Ich are a common freshwater parasitic protozoa of the genus Ichthyophthirius. It is also known as White Spot Disease. Ich is ciliated, meaning it is covered in small hair-like appendages called cilia that allow it to swim freely while it searches for a fish to attach itself to. Once attached to a fish’s skin, it forms a tough outer shell to protect it while it feeds on the fish’s bodily fluids. During this time, it grows large enough to be seen with the naked eye. Fish with Ich look like they have tiny white bumps on their skin.
Ich is one of the most common aquarium diseases, and most aquarists will experience having to deal with Ich sooner or later. The reason being, is that, just like germs are ever present in the air in small numbers, Ich is usually always present in aquarium water in small numbers. If fish become stressed, for example if aquarium disease-preventative hygiene or water maintenance is lacking, or if there is a sudden drop in temperature because the heater has failed, the fish can easily become stressed enough to be vulnerable to diseases such as Ich.
Ich outbreaks can occur when new fish are introduced into the aquarium. A quarantine period for observation of new fish in a smaller separate tank can help reduce the chance of this and other diseases from happening.
Unlike in nature, where large amounts of water and large numbers of fish are available for Ich to live its life-cycle without becoming an ecological problem, aquariums, being limited in size, can quickly become infested. As the Ich lives its life-cycle, reproducing itself and reinfecting the same fish, it will eventually weaken and possibly kill them. So it is important that aquarium disease-preventative hygiene and water maintenance are performed on a regular basis.
While Ich is attached to a fish, its tough cyst shell protects it from any medication. But during its free swimming form, it is vulnerable and can be killed.
Some experts have argued that medicating against Ich is easier and less time consuming than constantly maintaining and/or administering hygienic water maintenance as a preventative treatment option. Medication has perhaps been over-used in the industry and hobby, to the point that perhaps Ich has evolved to become tougher and more resistant. That is why medicating is the last item on the following list of things to do in dealing with Ich. Although, circumstances may require medicating first in order to preserve fish well-being and life.
The Ich life-cycle takes at least 3 days to complete at 80 degrees Fahrenheit (26.7 degrees Celcius), so whatever treatment is used should last at least 4 days, preferably for a week to be sure.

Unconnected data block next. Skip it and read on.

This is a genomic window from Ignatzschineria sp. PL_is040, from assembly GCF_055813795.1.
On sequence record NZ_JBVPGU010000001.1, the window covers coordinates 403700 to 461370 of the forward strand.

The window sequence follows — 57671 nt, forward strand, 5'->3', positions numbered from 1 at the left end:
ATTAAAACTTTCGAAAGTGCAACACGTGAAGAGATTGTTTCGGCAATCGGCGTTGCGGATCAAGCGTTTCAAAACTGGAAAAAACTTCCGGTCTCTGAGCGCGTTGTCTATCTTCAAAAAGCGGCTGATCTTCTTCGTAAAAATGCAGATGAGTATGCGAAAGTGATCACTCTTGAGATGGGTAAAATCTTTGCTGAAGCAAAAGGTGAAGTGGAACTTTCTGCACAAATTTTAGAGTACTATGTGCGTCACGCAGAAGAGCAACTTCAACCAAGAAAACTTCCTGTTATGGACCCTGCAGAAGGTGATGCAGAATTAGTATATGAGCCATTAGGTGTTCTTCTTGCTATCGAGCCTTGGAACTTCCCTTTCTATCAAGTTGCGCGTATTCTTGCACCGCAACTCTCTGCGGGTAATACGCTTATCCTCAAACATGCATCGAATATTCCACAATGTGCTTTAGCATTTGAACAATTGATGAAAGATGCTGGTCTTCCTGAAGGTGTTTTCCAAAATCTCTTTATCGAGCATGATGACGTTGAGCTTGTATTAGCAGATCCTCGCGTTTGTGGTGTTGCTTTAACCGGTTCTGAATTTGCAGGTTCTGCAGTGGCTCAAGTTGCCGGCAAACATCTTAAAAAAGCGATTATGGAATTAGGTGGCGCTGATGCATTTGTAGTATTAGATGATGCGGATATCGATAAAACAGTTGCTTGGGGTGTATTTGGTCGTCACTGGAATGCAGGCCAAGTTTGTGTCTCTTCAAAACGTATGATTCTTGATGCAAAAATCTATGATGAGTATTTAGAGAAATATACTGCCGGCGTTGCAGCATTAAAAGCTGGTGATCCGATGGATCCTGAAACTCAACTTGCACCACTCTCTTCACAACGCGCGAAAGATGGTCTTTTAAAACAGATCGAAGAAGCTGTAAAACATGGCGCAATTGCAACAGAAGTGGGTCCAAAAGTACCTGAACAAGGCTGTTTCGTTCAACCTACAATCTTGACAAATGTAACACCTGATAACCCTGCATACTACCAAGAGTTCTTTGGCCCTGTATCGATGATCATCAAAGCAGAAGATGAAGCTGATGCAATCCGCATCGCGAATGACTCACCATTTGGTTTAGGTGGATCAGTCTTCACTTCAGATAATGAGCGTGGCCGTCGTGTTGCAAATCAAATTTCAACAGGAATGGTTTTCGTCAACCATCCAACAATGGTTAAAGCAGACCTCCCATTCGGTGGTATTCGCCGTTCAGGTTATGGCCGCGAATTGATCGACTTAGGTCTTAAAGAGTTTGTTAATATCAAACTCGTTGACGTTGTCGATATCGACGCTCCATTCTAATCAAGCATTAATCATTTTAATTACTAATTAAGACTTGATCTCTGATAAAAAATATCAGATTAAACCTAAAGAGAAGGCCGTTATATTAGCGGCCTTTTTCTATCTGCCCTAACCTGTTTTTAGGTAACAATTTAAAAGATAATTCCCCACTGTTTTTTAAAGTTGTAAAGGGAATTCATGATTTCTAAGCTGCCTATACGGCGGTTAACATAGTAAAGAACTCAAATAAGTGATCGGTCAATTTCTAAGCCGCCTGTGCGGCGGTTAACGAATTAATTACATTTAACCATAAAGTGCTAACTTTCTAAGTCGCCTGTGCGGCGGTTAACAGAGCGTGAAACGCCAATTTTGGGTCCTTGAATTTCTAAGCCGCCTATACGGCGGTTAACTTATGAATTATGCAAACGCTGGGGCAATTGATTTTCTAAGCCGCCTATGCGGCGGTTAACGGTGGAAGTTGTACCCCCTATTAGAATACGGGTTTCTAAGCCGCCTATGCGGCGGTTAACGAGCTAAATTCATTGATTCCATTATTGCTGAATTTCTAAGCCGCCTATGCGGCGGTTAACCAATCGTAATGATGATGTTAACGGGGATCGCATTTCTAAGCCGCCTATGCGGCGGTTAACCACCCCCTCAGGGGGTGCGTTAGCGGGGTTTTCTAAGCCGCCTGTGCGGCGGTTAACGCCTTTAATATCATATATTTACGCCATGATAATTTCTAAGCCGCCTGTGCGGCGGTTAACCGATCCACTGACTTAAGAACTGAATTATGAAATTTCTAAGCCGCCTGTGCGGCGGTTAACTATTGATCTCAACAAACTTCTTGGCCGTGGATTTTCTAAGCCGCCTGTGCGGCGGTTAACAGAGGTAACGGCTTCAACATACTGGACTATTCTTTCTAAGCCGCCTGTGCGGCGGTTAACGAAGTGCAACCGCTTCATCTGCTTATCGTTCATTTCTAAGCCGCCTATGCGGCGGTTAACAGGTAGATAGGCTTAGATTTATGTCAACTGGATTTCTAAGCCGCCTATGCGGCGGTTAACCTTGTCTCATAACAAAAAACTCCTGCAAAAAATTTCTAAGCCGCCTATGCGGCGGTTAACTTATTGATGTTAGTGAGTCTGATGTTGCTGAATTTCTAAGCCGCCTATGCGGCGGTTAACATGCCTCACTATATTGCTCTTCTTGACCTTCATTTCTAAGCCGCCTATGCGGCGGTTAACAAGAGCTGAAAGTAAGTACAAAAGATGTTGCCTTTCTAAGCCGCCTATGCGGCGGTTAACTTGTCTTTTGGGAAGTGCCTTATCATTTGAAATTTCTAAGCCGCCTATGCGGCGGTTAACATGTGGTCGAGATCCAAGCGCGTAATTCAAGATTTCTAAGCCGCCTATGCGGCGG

1) Raise Temperature
The transmission stage of the Ich life cycle cannot live very long in water that is 89.5 degrees Fahrenheit (31.9 degrees Celcius), and at this higher temperature, the Ich is less likely to attach to a fish before the Ich dies.
Before raising the temperature, first check the preferred temperature range of the aquarium’s particular fish species, and only then, raise the temperature accordingly to within 85 to 89.5 degrees, depending on what the fish can handle. Raise the temperature slowly, 1 or 2 degrees per day until the desired temperature is reached.
2) Add Air Stones
There are two reasons to add air stones.
1) While we can easily see Ich on the fish’s skin, it is often more difficult to see it on the gills. But it can be there and if so, has a suffocating effect on the fish. Damage to the gills can cause death by way of suffocation, but can also lead to lethal infection of the delicate gill tissue. It is important to increase the levels of dissolved oxygen in an Ich infested tank for this reason.
2) Warm water does not hold as much oxygen as cooler water. So, add air stones while the temperature is raised.
3) Add Salt
In addition to increased temperature and aeration, add 1 teaspoon of aquarium salt per gallon of water. This can help the fish’s immune system fight off stress. The salt is also harmful to the Ich.
4) Perform Water Changes
If all you are doing to treat the Ich is raising temperature, use a gravel siphon to remove 50% of the water each day you are treating for Ich. This will physically remove Ich that fell away from the fish after feeding, before they can complete their reproductive stage.
If you are treating with salt, when you add more water after siphoning, you should add the amount of salt removed by the siphoning. This amount should equal 1 teaspoon of salt per gallon of water replaced.
If you are treating with medication, read the directions, as some medications don’t recommend water changes until the treatment period is over.
If the Ich infestation is severe, medication may the best first option. Here is a link to an Ich treatment Happy Fish uses. This Ich treatment is specifically designed to not harm the beneficial bacteria within the filtration system of the aquarium.
About author… Troy Boylan
Ecoculture Village Founder & President, Anthropology BA, Interdisciplinary Studies: Ethnobotany BS. Two things I think are worth anything at all… all things wilderness and ecoculture… and well, RPGs… and skateboarding!
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